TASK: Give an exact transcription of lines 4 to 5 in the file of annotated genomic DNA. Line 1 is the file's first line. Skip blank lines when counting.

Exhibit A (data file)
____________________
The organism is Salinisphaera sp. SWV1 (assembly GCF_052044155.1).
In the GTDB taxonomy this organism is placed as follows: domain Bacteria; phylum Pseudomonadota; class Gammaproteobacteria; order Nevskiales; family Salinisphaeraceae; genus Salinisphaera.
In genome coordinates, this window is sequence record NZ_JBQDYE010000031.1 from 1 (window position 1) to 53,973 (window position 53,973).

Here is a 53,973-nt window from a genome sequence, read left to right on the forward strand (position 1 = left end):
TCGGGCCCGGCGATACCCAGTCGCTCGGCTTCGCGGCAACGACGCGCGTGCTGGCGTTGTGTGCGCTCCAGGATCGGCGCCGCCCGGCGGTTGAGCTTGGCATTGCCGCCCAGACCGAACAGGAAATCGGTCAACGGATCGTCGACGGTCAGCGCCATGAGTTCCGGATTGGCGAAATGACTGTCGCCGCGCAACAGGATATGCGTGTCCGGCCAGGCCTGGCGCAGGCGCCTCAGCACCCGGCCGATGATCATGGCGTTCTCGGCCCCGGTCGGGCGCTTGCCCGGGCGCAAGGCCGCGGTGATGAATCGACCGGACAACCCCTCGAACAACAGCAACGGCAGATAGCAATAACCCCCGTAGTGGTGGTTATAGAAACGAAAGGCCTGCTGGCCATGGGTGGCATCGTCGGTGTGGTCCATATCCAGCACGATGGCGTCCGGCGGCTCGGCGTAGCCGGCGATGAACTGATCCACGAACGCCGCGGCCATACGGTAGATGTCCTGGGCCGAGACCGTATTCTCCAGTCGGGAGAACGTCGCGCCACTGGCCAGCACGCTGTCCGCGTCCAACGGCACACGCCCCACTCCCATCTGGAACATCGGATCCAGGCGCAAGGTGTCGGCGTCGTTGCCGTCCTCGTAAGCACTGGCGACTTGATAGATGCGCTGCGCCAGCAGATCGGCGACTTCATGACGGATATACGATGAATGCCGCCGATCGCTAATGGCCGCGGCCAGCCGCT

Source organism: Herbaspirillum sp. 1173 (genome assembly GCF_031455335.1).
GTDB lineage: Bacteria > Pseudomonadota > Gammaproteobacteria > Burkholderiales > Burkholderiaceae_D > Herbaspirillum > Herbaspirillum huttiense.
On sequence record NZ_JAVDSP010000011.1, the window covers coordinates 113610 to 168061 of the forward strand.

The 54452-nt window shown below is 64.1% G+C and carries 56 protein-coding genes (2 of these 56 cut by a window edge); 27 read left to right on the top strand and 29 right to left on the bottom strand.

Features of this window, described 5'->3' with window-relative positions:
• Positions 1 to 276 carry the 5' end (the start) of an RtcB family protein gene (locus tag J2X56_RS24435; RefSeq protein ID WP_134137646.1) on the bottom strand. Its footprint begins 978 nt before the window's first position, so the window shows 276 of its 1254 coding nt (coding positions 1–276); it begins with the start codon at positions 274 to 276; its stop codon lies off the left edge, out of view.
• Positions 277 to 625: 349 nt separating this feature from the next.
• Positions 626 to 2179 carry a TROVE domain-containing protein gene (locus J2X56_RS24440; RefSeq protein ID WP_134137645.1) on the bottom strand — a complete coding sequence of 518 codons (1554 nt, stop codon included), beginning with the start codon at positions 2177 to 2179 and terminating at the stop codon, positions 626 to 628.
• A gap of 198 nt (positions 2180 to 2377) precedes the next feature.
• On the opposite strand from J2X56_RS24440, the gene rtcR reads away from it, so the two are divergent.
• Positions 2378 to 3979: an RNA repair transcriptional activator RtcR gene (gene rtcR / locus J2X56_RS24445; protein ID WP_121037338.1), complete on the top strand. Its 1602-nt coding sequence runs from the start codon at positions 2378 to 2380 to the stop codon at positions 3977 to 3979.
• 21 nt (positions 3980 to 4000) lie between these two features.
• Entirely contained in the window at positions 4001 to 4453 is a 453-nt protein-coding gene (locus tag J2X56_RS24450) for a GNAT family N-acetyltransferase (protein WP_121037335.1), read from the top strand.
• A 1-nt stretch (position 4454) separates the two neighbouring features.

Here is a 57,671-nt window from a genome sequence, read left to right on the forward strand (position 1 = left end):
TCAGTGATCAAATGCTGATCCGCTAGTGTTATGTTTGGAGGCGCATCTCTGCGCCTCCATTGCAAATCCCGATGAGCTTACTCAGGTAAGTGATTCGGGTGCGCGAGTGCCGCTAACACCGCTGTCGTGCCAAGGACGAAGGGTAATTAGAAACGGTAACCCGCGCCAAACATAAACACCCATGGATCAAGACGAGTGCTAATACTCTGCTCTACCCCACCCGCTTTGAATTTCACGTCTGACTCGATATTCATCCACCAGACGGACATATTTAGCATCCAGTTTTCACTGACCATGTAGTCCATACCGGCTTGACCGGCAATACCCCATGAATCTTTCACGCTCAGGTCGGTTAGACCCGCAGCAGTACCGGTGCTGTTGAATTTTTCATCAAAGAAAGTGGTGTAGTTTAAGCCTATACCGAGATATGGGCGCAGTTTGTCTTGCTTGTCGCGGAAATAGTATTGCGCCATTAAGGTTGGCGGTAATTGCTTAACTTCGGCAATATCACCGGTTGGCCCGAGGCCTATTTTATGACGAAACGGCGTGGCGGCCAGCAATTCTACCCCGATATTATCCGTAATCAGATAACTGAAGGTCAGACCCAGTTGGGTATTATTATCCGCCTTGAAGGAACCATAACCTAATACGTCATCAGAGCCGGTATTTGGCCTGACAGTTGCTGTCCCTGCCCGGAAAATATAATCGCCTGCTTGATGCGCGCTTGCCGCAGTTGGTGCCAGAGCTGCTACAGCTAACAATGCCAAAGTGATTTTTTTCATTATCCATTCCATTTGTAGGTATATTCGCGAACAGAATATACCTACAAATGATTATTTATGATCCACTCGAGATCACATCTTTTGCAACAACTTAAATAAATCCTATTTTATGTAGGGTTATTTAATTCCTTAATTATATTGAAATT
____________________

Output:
Here is a 53,973-nt window from a genome sequence, read left to right on the forward strand (position 1 = left end):
TCGGGCCCGGCGATACCCAGTCGCTCGGCTTCGCGGCAACGACGCGCGTGCTGGCGTTGTGTGCGCTCCAGGATCGGCGCCGCCCGGCGGTTGAGCTTGGCATTGCCGCCCAGACCGAACAGGAAATCGGTCAACGGATCGTCGACGGTCAGCGCCATGAGTTCCGGATTGGCGAAATGACTGTCGCCGCGCAACAGGATATGCGTGTCCGGCCAGGCCTGGCGCAGGCGCCTCAGCACCCGGCCGATGATCATGGCGTTCTCGGCCCCGGTCGGGCGCTTGCCCGGGCGCAAGGCCGCGGTGATGAATCGACCGGACAACCCCTCGAACAACAGCAACGGCAGATAGCAATAACCCCCGTAGTGGTGGTTATAGAAACGAAAGGCCTGCTGGCCATGGGTGGCATCGTCGGTGTGGTCCATATCCAGCACGATGGCGTCCGGCGGCTCGGCGTAGCCGGCGATGAACTGATCCACGAACGCCGCGGCCATACGGTAGATGTCCTGGGCCGAGACCGTATTCTCCAGTCGGGAGAACGTCGCGCCACTGGCCAGCACGCTGTCCGCGTCCAACGGCACACGCCCCACTCCCATCTGGAACATCGGATCCAGGCGCAAGGTGTCGGCGTCGTTGCCGTCCTCGTAAGCACTGGCGACTTGATAGATGCGCTGCGCCAGCAGATCGGCGACTTCATGACGGATATACGATGAATGCCGCCGATCGCTAATGGCCGCGGCCAGCCGCT